Who are the top EGFR Positive Lung Cancer Local Doctors?
Elite
Highly rated in
18
conditions
Oncology

Stanford Health Care

Thoracic Cancer Program In Palo Alto

875 Blake Wilbur Dr 
Palo Alto, CA 94304

Heather Wakelee is an Oncologist in Palo Alto, California. Dr. Wakelee has been practicing medicine for over 26 years and is rated as an Elite doctor by MediFind in the treatment of EGFR Positive Lung Cancer. She is also highly rated in 18 other conditions, according to our data. Her top areas of expertise are Lung Cancer, Non-Small Cell Lung Cancer NCSLC, EGFR Positive Lung Cancer, and Squamous Cell Lung Carcinoma. She is licensed to treat patients in California. Dr. Wakelee is currently accepting new patients.

Elite
Highly rated in
13
conditions
Oncology
Hematology Oncology

Duke Health

Duke Cancer Center

20 Duke Medicine Cir 
Durham, NC 27710

Thomas Stinchcombe is an Oncologist and a Hematologist Oncology doctor in Durham, North Carolina. Dr. Stinchcombe has been practicing medicine for over 27 years and is rated as an Elite doctor by MediFind in the treatment of EGFR Positive Lung Cancer. He is also highly rated in 13 other conditions, according to our data. His top areas of expertise are Non-Small Cell Lung Cancer NCSLC, Lung Cancer, Squamous Cell Lung Carcinoma, and EGFR Positive Lung Cancer. He is licensed to treat patients in North Carolina. Dr. Stinchcombe is currently accepting new patients.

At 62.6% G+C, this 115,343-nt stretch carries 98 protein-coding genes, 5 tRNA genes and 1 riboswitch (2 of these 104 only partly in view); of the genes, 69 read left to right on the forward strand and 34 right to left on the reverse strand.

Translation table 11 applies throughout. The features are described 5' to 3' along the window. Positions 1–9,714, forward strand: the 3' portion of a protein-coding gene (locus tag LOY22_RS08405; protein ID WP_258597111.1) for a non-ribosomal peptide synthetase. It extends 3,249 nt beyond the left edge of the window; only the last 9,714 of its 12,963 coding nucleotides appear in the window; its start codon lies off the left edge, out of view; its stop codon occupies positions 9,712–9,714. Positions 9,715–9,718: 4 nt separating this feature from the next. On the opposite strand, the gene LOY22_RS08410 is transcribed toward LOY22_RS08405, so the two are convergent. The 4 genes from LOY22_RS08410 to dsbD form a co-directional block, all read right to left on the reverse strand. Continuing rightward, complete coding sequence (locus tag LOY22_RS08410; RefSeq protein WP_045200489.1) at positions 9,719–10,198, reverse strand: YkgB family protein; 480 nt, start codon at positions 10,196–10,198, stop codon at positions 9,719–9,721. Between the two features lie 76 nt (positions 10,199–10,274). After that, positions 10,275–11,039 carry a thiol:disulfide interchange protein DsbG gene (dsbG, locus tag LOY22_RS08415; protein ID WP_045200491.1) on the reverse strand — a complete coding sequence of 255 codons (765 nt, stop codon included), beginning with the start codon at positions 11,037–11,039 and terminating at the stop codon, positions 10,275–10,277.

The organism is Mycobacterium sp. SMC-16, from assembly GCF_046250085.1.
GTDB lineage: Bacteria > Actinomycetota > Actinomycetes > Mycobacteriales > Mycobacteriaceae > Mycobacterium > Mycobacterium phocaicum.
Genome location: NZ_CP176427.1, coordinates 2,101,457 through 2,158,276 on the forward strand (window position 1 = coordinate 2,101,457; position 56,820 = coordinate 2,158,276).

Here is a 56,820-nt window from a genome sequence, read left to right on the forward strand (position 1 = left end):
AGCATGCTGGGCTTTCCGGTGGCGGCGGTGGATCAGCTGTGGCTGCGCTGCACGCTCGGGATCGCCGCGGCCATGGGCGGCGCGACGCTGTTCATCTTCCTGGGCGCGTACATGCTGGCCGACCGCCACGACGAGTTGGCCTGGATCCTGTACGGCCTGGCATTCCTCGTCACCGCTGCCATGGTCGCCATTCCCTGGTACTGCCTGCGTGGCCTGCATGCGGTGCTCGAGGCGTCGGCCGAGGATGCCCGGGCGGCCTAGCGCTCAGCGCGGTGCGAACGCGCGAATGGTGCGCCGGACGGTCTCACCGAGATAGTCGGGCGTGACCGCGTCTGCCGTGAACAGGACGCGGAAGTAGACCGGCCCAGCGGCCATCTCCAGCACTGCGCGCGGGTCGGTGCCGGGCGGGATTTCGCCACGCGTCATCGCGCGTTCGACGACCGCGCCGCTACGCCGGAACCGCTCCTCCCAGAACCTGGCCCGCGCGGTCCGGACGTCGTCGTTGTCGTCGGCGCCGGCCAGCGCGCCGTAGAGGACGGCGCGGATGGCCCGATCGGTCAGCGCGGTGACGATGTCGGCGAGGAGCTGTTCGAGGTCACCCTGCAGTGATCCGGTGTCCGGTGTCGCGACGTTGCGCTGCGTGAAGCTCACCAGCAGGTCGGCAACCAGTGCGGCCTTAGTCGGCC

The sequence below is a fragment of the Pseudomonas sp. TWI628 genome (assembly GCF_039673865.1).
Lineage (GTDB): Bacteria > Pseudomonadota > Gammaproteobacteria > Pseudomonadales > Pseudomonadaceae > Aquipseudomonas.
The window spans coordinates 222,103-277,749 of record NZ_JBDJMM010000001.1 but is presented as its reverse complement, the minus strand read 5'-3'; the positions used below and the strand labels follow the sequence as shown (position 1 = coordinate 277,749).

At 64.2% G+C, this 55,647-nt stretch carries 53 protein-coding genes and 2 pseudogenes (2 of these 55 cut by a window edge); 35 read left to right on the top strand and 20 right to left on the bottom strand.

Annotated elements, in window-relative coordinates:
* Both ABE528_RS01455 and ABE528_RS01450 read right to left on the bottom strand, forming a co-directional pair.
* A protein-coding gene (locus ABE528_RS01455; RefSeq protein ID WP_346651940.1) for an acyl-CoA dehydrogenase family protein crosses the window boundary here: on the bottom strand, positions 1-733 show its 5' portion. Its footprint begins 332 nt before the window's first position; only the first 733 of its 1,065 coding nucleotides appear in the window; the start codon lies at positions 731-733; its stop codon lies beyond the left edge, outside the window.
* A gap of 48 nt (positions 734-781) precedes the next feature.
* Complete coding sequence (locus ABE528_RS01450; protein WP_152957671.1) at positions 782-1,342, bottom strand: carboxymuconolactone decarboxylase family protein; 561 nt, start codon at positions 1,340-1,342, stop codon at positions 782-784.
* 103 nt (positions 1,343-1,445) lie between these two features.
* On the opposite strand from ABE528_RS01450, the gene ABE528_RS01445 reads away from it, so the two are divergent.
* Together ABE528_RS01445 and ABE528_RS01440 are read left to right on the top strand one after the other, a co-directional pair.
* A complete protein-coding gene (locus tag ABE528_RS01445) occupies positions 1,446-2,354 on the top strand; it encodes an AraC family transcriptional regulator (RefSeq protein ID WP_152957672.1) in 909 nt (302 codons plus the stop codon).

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Elite
Highly rated in
22
conditions
Oncology
Internal Medicine

City Of Hope Medical Foundation

1601 Avocado Ave 
Newport Beach, CA 92660

Ravi Salgia is an Oncologist and an Internal Medicine doctor in Newport Beach, California. Dr. Salgia is rated as an Elite doctor by MediFind in the treatment of EGFR Positive Lung Cancer. He is also highly rated in 22 other conditions, according to our data. His top areas of expertise are Lung Cancer, Small Cell Lung Cancer SCLC, Non-Small Cell Lung Cancer NCSLC, and EGFR Positive Lung Cancer. He is licensed to treat patients in Illinois and California.

What are the support groups for EGFR Positive Lung Cancer?
Groups such as EGFR Resisters (https://egfrcancer.org/) offer support for individuals with EGFR positive lung cancer. There are also support groups that focus more generally on non-small cell lung cancer: Cancer Support Community: Non-Small Cell Lung Cancer - https://www.cancersupportcommunity.org/non-small-cell-lung-cancer American Lung Association, Lung Cancer Support Groups - https://www.lung.org/lung-health-diseases/lung-disease-lookup/lung-cancer/patients/find-support/support-groups